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Re: repairing a remote voltage monitor circuit.

Subject: Re: repairing a remote voltage monitor circuit.
From: Franc Zabkar
Date: Sun, 23 Oct 2005 08:28:27 +1000
Newsgroups: sci.electronics.basics, sci.electronics.repair
On Sat, 22 Oct 2005 04:23:25 GMT, mroberds@xxxxxxxxxxxxxxxx put finger
to keyboard and composed:

>In sci.electronics.repair Andy Baxter <news4@xxxxxxxxxxxxxxxxxxxxxxxxxxxxxxxx> 
>wrote:
>>I've been helping out a local environmental centre by trying to fix a
>>remote voltage monitor circuit they have with their small windmill /
>>battery bank.  [...]  Does anyone have any general advice on how to
>>approach something like this?
>
>Here's what I'd try.  First, the meters can be loop powered (two wires)
>or locally powered (four wires) - look at the meter connections.  If
>they're supposed to be locally powered, make sure that power supply is
>working.  It also wouldn't surprise me if this setup brings +24 V from
>the top of the hill to power the meters separately from the signaling
>loop; if the +24 V doesn't make it down there, the meters won't work.
>
>If that checks out, then: Assuming it's 4 to 20 mA signaling, get a 24 V
>power supply or 24 V worth of (small) batteries.  Connect a 1 K resistor
>and 5 K pot in series, and connect this across the 24 V supply.  You can
>now draw 4 to 24 mA (at 24.0 V nominal) from the supply.  (If you don't
>like going over 20 mA, use a 1.2 K resistor.)  Go to where the meters are,
>disconnect one of the meters from the signal wires that go up the hill,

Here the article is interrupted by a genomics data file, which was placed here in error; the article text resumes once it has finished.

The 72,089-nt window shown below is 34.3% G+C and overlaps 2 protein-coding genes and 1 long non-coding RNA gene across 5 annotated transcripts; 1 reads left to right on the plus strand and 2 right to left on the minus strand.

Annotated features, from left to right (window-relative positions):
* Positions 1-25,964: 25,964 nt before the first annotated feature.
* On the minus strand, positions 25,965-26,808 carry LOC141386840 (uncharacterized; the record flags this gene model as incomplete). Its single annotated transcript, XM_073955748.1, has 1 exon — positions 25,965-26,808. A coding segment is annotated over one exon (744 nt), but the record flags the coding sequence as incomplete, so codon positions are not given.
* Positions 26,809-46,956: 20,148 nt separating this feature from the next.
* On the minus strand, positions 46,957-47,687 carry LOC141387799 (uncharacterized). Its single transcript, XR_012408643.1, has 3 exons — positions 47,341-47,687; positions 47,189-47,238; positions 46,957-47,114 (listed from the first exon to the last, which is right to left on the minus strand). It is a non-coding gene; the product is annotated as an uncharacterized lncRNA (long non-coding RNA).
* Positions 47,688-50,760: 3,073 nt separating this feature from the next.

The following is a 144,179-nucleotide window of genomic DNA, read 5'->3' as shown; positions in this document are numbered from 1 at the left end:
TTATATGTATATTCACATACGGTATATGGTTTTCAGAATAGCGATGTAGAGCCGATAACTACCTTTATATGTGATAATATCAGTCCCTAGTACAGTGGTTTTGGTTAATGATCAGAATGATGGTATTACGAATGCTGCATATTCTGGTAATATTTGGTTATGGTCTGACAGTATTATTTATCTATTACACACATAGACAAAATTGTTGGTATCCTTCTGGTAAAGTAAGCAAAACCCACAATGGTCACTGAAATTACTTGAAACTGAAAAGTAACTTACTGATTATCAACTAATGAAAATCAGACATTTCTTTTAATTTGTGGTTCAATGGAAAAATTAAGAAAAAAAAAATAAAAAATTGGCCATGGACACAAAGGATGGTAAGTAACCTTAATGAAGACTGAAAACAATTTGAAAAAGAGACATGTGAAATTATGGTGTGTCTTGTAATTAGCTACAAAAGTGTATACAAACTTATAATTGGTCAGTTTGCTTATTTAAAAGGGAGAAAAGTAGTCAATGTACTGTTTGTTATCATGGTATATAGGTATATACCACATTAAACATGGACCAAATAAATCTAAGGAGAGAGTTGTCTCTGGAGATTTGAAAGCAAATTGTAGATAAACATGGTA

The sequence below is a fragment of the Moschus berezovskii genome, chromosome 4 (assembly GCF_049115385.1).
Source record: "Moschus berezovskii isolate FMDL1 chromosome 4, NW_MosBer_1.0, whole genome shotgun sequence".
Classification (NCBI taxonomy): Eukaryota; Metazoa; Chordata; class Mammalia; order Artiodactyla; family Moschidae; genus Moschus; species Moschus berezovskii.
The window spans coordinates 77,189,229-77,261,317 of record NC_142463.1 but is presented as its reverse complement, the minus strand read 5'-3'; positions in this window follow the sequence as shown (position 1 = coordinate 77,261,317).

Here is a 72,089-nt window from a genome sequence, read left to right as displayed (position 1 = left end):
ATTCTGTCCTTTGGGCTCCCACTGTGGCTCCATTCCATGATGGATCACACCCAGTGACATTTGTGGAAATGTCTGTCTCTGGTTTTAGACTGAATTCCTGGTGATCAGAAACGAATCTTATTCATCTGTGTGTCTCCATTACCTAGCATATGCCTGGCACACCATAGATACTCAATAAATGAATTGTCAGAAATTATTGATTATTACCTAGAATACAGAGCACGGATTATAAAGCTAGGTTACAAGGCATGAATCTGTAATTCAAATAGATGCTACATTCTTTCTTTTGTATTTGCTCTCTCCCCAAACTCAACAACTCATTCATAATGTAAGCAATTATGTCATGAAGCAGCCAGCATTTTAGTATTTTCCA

>and put the meter in series with the pot, resistor, and batteries.  The
>meter will have some internal resistance, so you won't be able to go to
>the full 24 mA, but you should be able to vary the reading on the meter
>by adjusting the pot.  If you can't make the meter respond, then there
>is a fault in the meter.
>
>If you can make all of the meters move with your test rig connected
>directly to the meters, try the same test, but from the top of the hill.
>Disconnect the signal cable from the electronics up there and use your
>battery-resistor-pot rig to send a varying current down the cable.

I'd leave the rig at the bottom of the hill. At the top of the hill
I'd put a 100 ohm resistor between the two ends of the signal cable.
That would enable me to detect shorts in the cable, and to watch the
meter while I'm adjusting the loop current.

-- Franc Zabkar

Please remove one 'i' from my address when replying by email.

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